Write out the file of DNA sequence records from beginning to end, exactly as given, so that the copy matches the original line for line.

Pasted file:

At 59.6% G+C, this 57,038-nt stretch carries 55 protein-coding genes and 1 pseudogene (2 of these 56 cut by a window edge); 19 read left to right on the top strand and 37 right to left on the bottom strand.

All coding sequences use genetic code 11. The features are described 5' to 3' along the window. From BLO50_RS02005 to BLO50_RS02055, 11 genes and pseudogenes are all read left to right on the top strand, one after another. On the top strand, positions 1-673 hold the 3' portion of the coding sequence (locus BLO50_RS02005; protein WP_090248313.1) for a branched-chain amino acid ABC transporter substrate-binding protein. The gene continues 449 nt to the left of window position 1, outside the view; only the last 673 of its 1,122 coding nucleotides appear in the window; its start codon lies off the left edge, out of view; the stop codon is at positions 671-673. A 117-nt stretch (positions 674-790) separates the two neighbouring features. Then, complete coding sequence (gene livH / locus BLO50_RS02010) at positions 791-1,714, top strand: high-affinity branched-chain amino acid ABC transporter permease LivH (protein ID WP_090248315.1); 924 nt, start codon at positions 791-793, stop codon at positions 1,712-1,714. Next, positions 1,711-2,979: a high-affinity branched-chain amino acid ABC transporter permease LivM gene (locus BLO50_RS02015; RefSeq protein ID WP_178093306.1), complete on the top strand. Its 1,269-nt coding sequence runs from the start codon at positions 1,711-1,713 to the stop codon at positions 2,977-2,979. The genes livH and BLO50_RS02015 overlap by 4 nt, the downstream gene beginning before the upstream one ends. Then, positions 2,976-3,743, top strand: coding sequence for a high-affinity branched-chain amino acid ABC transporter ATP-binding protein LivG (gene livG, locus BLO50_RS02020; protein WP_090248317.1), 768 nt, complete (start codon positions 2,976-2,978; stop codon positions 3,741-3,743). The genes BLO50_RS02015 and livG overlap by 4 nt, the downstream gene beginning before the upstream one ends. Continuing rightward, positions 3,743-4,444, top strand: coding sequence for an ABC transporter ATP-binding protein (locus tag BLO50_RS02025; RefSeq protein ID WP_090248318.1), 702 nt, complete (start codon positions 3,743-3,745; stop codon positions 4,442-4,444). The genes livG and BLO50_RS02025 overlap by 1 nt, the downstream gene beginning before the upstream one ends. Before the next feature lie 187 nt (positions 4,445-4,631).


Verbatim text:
At 59.6% G+C, this 57,038-nt stretch carries 55 protein-coding genes and 1 pseudogene (2 of these 56 cut by a window edge); 19 read left to right on the top strand and 37 right to left on the bottom strand.

All coding sequences use genetic code 11. The features are described 5' to 3' along the window. From BLO50_RS02005 to BLO50_RS02055, 11 genes and pseudogenes are all read left to right on the top strand, one after another. On the top strand, positions 1-673 hold the 3' portion of the coding sequence (locus BLO50_RS02005; protein WP_090248313.1) for a branched-chain amino acid ABC transporter substrate-binding protein. The gene continues 449 nt to the left of window position 1, outside the view; only the last 673 of its 1,122 coding nucleotides appear in the window; its start codon lies off the left edge, out of view; the stop codon is at positions 671-673. A 117-nt stretch (positions 674-790) separates the two neighbouring features. Then, complete coding sequence (gene livH / locus BLO50_RS02010) at positions 791-1,714, top strand: high-affinity branched-chain amino acid ABC transporter permease LivH (protein ID WP_090248315.1); 924 nt, start codon at positions 791-793, stop codon at positions 1,712-1,714. Next, positions 1,711-2,979: a high-affinity branched-chain amino acid ABC transporter permease LivM gene (locus BLO50_RS02015; RefSeq protein ID WP_178093306.1), complete on the top strand. Its 1,269-nt coding sequence runs from the start codon at positions 1,711-1,713 to the stop codon at positions 2,977-2,979. The genes livH and BLO50_RS02015 overlap by 4 nt, the downstream gene beginning before the upstream one ends. Then, positions 2,976-3,743, top strand: coding sequence for a high-affinity branched-chain amino acid ABC transporter ATP-binding protein LivG (gene livG, locus BLO50_RS02020; protein WP_090248317.1), 768 nt, complete (start codon positions 2,976-2,978; stop codon positions 3,741-3,743). The genes BLO50_RS02015 and livG overlap by 4 nt, the downstream gene beginning before the upstream one ends. Continuing rightward, positions 3,743-4,444, top strand: coding sequence for an ABC transporter ATP-binding protein (locus tag BLO50_RS02025; RefSeq protein ID WP_090248318.1), 702 nt, complete (start codon positions 3,743-3,745; stop codon positions 4,442-4,444). The genes livG and BLO50_RS02025 overlap by 1 nt, the downstream gene beginning before the upstream one ends. Before the next feature lie 187 nt (positions 4,445-4,631).